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Health

Health and health care are basic human rights, not marketable commodities. The NHS is the world’s best example of the principle of social solidarity, remarkable for having had the support of people from all political persuasions since its creation. When the country invests in healthcare it not only reduces poor health and extends lives, but also creates a healthier workforce and contributes to economic growth. Our health policy covers three main sections: the NHS, Public Health and Social Care.

1. THE NHS
Restoring the NHS – Publicly Funded, Publicly Provided and Publicly Accountable
NHS Funding - Increasing NHS funding
NHS Funding - Ending PFI
NHS Funding: Opposing Prescription Charges
NHS Funding: Using the Procurement Power of the NHS
Hospitals: Defending our hospitals
Hospitals: Safe staff-patient staffing levels
Fair pay for NHS staff
Listening to patients and staff to improve the NHS
Supporting Mental Health Services and ensuring “parity of esteem”
Strengthening maternity services
Improving General Practice
Improving Nursing
Clinical trial data

2. PUBLIC HEALTH

3. SOCIAL CARE
The Current Care Crisis
Free personal social care and integration with health
Care homes
Care staff
Welfare benefits
Reducing health inequity

THE NHS
Restoring the NHS – Publicly Funded, Publicly Provided and Publicly Accountable
Only a publicly funded, provided and accountable NHS can sustain the founding principles of a comprehensive, universal, equitable, accessible service. These principles have been severely undermined by the marketisation and privatisation of the NHS. This process was started by the Major Government in 1991, expanded by the New Labour government and turned into a fully functioning external market by the Coalition’s 2012 Health and Social Care Act.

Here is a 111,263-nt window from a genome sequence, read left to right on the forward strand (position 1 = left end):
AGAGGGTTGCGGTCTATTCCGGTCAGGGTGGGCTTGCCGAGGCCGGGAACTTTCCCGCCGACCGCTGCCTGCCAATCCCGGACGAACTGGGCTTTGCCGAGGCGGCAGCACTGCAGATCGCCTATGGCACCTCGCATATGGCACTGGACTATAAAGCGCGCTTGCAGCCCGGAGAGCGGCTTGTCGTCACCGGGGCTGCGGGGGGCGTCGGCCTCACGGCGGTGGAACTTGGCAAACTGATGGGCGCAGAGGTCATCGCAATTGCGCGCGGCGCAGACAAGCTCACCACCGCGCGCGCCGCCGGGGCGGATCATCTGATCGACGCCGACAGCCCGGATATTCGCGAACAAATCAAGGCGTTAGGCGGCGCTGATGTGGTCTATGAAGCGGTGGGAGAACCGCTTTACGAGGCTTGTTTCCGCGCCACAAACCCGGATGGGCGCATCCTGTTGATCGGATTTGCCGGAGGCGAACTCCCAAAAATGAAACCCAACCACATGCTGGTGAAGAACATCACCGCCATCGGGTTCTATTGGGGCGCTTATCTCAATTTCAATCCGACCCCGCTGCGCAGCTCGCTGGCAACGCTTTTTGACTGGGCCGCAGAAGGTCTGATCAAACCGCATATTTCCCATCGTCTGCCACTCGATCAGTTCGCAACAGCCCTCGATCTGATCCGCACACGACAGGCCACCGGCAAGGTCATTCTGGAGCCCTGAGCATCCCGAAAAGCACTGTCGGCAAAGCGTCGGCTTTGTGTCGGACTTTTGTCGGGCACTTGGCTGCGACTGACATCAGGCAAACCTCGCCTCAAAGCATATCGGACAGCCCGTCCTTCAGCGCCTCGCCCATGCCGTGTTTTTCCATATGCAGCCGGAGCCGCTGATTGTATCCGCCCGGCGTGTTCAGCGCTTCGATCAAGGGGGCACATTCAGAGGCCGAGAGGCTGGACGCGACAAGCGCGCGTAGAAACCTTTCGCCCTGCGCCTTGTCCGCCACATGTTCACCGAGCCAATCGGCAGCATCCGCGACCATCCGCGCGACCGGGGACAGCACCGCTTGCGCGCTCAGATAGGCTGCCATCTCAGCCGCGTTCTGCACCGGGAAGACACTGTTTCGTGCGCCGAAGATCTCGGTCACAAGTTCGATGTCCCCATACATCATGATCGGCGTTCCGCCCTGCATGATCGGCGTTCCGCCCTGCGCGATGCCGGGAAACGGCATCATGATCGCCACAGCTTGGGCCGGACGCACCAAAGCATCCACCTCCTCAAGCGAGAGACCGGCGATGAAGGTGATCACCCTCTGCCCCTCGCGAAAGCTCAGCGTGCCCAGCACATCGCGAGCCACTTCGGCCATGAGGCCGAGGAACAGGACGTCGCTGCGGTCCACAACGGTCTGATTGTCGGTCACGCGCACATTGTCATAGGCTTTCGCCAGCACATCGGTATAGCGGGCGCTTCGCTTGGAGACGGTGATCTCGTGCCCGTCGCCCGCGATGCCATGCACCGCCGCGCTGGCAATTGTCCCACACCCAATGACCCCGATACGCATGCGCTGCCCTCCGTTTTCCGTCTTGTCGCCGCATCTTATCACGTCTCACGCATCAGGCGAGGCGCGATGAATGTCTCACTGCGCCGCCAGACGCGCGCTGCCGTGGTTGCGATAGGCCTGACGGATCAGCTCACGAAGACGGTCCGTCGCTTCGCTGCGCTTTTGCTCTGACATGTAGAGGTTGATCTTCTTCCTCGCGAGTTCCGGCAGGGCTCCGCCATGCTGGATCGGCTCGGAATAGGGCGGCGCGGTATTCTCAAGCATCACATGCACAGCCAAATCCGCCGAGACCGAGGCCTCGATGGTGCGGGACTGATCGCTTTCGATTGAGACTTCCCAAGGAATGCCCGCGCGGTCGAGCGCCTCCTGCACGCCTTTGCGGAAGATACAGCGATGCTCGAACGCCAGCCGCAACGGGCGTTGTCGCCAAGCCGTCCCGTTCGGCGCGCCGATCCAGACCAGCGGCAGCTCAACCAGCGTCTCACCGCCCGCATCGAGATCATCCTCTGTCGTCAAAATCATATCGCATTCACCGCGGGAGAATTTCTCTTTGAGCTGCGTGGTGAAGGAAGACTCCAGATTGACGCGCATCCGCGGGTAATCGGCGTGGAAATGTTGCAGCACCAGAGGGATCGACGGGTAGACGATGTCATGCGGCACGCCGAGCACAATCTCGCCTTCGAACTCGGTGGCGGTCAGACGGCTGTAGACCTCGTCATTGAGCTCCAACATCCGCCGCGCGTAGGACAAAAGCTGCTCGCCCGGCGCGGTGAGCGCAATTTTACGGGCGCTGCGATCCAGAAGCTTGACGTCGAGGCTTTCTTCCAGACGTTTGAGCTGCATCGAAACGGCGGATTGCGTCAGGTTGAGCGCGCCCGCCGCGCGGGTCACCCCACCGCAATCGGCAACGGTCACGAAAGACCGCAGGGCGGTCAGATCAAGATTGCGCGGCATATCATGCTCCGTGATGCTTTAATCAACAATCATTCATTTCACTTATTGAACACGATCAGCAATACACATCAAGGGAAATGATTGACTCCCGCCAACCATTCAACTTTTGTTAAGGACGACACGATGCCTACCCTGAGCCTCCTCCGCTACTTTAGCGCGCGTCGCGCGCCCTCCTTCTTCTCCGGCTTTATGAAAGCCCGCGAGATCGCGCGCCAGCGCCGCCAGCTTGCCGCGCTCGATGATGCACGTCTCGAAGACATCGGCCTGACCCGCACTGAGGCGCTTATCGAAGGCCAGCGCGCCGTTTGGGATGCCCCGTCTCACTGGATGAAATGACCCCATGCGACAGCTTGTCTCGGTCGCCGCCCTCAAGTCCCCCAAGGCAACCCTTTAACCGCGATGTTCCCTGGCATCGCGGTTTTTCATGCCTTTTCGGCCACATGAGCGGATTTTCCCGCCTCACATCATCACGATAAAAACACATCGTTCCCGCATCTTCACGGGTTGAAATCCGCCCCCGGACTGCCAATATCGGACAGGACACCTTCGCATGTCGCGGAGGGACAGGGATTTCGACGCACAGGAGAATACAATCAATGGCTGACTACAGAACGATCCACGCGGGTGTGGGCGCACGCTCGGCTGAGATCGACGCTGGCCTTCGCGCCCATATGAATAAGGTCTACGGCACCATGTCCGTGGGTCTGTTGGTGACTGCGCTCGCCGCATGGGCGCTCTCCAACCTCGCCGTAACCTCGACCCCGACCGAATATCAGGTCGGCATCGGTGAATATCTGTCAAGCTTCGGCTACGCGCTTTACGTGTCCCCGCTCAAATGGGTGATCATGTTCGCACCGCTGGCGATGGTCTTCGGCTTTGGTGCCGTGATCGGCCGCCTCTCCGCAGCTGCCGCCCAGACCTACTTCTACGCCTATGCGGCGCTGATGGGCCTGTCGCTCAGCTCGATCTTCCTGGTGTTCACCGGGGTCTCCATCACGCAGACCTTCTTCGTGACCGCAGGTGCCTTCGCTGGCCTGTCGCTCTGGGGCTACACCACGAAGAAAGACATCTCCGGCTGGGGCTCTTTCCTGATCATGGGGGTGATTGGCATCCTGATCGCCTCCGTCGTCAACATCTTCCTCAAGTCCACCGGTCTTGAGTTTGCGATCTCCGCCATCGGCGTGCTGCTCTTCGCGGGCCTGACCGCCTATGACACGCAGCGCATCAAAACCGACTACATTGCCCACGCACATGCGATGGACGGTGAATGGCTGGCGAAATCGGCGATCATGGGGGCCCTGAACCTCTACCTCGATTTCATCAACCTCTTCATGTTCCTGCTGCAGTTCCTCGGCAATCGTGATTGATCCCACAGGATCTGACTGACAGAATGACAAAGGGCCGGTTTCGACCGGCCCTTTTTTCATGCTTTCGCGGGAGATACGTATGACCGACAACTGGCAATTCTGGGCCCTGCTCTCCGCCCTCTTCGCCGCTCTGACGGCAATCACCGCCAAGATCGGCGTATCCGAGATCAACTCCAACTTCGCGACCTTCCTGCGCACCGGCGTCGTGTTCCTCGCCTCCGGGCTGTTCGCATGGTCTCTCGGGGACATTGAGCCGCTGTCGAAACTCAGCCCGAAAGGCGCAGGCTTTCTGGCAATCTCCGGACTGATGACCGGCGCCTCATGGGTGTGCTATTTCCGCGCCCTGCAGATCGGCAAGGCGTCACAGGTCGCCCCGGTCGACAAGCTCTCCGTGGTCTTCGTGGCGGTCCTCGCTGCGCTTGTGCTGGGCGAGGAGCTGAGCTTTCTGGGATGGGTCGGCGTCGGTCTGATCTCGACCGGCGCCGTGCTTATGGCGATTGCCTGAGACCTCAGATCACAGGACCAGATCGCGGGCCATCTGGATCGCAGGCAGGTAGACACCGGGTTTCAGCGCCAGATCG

Privatisation and marketisation of healthcare increases both inefficiencies and costs. The front line workforce is reduced to save money and becomes de-professionalised. The number of accountants and lawyers increase to deal with the additional complexities and transactions within the system. Public money which pays for healthcare is transferred to private shareholders and corporations: this often drains money out of the domestic economy as the companies are often based in offshore tax havens. Competition in the system fragments it, reducing access to care. Private providers look for profitability when they bid for a contract, not equity or universality.

We would

  • Restore the NHS to public ownership: publicly funded, publicly provided and publicly accountable.
  • Restore the duties and responsibilities of the Secretary of State for Health to provide universal and comprehensive healthcare in England. But with less political interference in the day-to-day running of the NHS.
  • Halt and reverse privatisation.
  • Abolish competition and the market in health provision with its associated huge and unnecessary costs and bureaucracy.
  • Reinstate the NHS as the preferred provider of healthcare and remove the requirement to tender out contracts to the private sector.
  • Replace the market with a system based on resource allocation, not commissioning. This system would enable effective planning of healthcare according to the needs of the population at local, regional and national level.
  • Implement the Pollock and Roderick NHS Reinstatement Bill as the best way to achieve this, as it not only repeals the Coalition’s 2012 Act, but also corrects the previous legislation which created the market.

NHS Funding - Increasing NHS funding